So, today's big companies that make consumer products will mostly die out with the consumption paradigm, and the adaptations will be made by small new systems. What will those adaptations be? In the next age, the goal of a business will not be to enable investors to increase their money by doing nothing, but to enable customers to improve their lives by doing autonomous work. There are already businesses selling shovels and canning jars and tractor clutches. But if advanced technologies can be taken apart by users, the next step is to make the parts and let users put them together in different ways. Here's a related John Robb post, Modular Tools for Resilient Communities. And the next step is to just make the instructions for making the parts, and the next step after that is to give the instructions away free.

May 19. Just finished reading a new sci-fi novel, The Windup Girl, by Paolo Bacigalupi. That link goes to a nice review by Cory Doctorow. The story has the good kind of plot twist, where a character makes a crazy move that seems to surprise even the author. Also it has impressive moral complexity, leaving you totally on your own to decide what's wrong or right. And best of all, this is the first fiction I've seen about the medium-distant future that sees it the same way I do: Oil-based civilization will collapse, but large complex systems will survive and regrow using a different resource base; and biotech will be much more important than computers.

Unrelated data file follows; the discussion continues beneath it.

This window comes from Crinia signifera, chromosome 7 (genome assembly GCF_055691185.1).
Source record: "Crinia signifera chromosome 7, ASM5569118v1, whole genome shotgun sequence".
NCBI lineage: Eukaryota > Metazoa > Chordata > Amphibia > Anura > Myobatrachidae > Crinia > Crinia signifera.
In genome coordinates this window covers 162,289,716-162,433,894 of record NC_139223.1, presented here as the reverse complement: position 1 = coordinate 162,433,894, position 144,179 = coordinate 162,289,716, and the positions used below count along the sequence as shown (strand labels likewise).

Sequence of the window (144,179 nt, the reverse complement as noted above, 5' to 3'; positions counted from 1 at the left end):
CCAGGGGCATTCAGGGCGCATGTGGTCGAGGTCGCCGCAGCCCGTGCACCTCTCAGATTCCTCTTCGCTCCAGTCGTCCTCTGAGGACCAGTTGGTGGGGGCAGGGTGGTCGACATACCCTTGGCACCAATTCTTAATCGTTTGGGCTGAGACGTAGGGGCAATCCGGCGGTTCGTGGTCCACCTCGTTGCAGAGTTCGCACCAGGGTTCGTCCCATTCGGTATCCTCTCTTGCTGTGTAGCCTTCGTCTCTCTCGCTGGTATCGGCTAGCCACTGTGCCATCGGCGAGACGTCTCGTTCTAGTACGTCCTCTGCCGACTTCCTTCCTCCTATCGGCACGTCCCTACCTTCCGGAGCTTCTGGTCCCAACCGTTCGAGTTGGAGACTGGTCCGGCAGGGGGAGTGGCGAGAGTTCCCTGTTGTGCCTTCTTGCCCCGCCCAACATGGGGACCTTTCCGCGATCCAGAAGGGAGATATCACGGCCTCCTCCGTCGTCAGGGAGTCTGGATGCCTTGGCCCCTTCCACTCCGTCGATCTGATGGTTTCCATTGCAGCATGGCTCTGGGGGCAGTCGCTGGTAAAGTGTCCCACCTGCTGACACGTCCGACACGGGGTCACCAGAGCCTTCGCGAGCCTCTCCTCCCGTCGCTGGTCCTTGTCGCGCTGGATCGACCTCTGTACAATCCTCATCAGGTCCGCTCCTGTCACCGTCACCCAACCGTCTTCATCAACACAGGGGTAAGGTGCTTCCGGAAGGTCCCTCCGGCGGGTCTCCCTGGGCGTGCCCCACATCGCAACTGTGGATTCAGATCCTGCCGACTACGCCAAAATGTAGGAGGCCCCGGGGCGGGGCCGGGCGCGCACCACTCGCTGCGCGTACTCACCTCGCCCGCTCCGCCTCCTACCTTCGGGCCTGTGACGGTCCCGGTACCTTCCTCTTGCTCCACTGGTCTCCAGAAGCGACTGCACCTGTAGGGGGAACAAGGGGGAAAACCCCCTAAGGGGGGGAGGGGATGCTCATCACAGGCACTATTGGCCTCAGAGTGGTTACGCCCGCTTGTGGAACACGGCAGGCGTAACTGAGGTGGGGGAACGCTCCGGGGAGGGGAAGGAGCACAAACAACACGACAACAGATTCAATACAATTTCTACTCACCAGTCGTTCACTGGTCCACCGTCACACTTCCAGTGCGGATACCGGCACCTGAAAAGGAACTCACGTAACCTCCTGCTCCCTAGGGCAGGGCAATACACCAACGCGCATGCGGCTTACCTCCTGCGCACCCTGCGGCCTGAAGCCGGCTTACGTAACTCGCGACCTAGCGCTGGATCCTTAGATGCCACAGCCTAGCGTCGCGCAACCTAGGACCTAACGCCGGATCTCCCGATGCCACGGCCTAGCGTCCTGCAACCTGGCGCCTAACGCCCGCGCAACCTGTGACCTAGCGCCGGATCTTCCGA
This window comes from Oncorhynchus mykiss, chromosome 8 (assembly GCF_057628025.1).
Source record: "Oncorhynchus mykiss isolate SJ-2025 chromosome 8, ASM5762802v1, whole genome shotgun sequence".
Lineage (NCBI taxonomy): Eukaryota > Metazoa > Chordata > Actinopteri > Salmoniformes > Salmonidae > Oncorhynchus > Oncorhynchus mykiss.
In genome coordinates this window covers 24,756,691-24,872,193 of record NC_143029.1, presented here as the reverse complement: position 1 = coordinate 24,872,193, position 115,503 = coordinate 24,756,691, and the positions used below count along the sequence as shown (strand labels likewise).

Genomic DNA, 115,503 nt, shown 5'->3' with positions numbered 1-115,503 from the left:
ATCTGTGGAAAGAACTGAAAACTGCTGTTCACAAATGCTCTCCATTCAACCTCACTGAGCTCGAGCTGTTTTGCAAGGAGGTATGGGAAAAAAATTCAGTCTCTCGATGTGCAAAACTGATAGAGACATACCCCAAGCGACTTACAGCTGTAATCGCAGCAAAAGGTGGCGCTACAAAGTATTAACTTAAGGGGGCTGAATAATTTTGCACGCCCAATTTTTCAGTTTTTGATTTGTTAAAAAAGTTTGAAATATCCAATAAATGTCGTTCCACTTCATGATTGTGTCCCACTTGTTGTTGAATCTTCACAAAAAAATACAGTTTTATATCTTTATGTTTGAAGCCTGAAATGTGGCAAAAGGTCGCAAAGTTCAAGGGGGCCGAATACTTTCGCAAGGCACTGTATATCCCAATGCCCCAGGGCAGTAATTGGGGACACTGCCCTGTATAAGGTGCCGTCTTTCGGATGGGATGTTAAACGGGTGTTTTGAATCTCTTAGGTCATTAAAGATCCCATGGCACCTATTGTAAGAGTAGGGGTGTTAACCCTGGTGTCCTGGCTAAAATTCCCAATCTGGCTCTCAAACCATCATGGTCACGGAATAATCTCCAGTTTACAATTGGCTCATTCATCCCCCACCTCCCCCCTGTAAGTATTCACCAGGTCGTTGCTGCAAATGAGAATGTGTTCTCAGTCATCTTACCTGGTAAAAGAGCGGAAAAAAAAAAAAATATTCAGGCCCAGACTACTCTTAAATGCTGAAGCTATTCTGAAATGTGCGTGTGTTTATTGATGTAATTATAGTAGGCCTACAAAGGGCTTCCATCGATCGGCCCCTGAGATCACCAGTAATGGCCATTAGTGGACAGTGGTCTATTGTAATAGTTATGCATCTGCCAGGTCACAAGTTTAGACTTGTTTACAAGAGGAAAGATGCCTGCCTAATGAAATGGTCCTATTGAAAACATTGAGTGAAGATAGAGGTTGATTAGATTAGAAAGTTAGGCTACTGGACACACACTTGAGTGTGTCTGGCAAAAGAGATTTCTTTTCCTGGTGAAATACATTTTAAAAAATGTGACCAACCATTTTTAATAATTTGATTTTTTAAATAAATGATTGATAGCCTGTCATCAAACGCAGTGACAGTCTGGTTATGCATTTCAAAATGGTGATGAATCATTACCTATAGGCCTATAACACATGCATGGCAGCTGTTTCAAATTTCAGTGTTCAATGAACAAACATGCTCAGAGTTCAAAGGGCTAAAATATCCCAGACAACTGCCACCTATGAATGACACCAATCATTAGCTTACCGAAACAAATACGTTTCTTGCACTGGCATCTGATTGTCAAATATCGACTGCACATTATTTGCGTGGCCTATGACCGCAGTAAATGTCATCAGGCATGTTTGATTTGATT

I have only one complaint. Why does so much "quality" science fiction take place in a cutthroat world where everyone is trying to fuck everyone else? Why are so many characters either hyperselfish or agonizing over their own inadequacy? I have a theory: this is the personality that develops in humans who are allied to powerful technology. Because the technology does the hard stuff for them, they never develop inner strength, or learn to cooperate with other people. And sci-fi authors are noticing this trend and exaggerating it.

Compare this with fantasy. In dumb fantasy, characters are intrinsically good or evil, and this determines whether they use magic for good or evil purposes. In smart fantasy, evil characters become evil because of magic, and they are opposed by good characters using inner strength, cooperation, and the power of nature. And when you think about the meaning of "the power of nature", biotech becomes really interesting.